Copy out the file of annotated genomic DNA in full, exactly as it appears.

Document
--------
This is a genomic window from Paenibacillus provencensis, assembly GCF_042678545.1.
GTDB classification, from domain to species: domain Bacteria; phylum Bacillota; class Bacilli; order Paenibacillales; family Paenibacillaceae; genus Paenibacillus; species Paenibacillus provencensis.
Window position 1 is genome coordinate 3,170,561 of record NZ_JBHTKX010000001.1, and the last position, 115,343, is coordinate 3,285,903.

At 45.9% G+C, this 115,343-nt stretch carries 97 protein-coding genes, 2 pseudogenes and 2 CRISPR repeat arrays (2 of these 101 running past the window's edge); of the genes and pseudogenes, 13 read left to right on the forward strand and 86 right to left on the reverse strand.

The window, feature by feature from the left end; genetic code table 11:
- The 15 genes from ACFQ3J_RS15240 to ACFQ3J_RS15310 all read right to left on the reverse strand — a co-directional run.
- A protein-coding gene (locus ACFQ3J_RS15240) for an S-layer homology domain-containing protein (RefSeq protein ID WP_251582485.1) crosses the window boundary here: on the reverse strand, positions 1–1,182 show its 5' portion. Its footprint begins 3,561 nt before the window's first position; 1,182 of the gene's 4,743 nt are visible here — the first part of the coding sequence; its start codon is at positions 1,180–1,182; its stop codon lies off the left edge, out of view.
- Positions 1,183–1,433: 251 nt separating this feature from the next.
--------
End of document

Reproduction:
This is a genomic window from Paenibacillus provencensis, assembly GCF_042678545.1.
GTDB classification, from domain to species: domain Bacteria; phylum Bacillota; class Bacilli; order Paenibacillales; family Paenibacillaceae; genus Paenibacillus; species Paenibacillus provencensis.
Window position 1 is genome coordinate 3,170,561 of record NZ_JBHTKX010000001.1, and the last position, 115,343, is coordinate 3,285,903.

At 45.9% G+C, this 115,343-nt stretch carries 97 protein-coding genes, 2 pseudogenes and 2 CRISPR repeat arrays (2 of these 101 running past the window's edge); of the genes and pseudogenes, 13 read left to right on the forward strand and 86 right to left on the reverse strand.

The window, feature by feature from the left end; genetic code table 11:
- The 15 genes from ACFQ3J_RS15240 to ACFQ3J_RS15310 all read right to left on the reverse strand — a co-directional run.
- A protein-coding gene (locus ACFQ3J_RS15240) for an S-layer homology domain-containing protein (RefSeq protein ID WP_251582485.1) crosses the window boundary here: on the reverse strand, positions 1–1,182 show its 5' portion. Its footprint begins 3,561 nt before the window's first position; 1,182 of the gene's 4,743 nt are visible here — the first part of the coding sequence; its start codon is at positions 1,180–1,182; its stop codon lies off the left edge, out of view.
- Positions 1,183–1,433: 251 nt separating this feature from the next.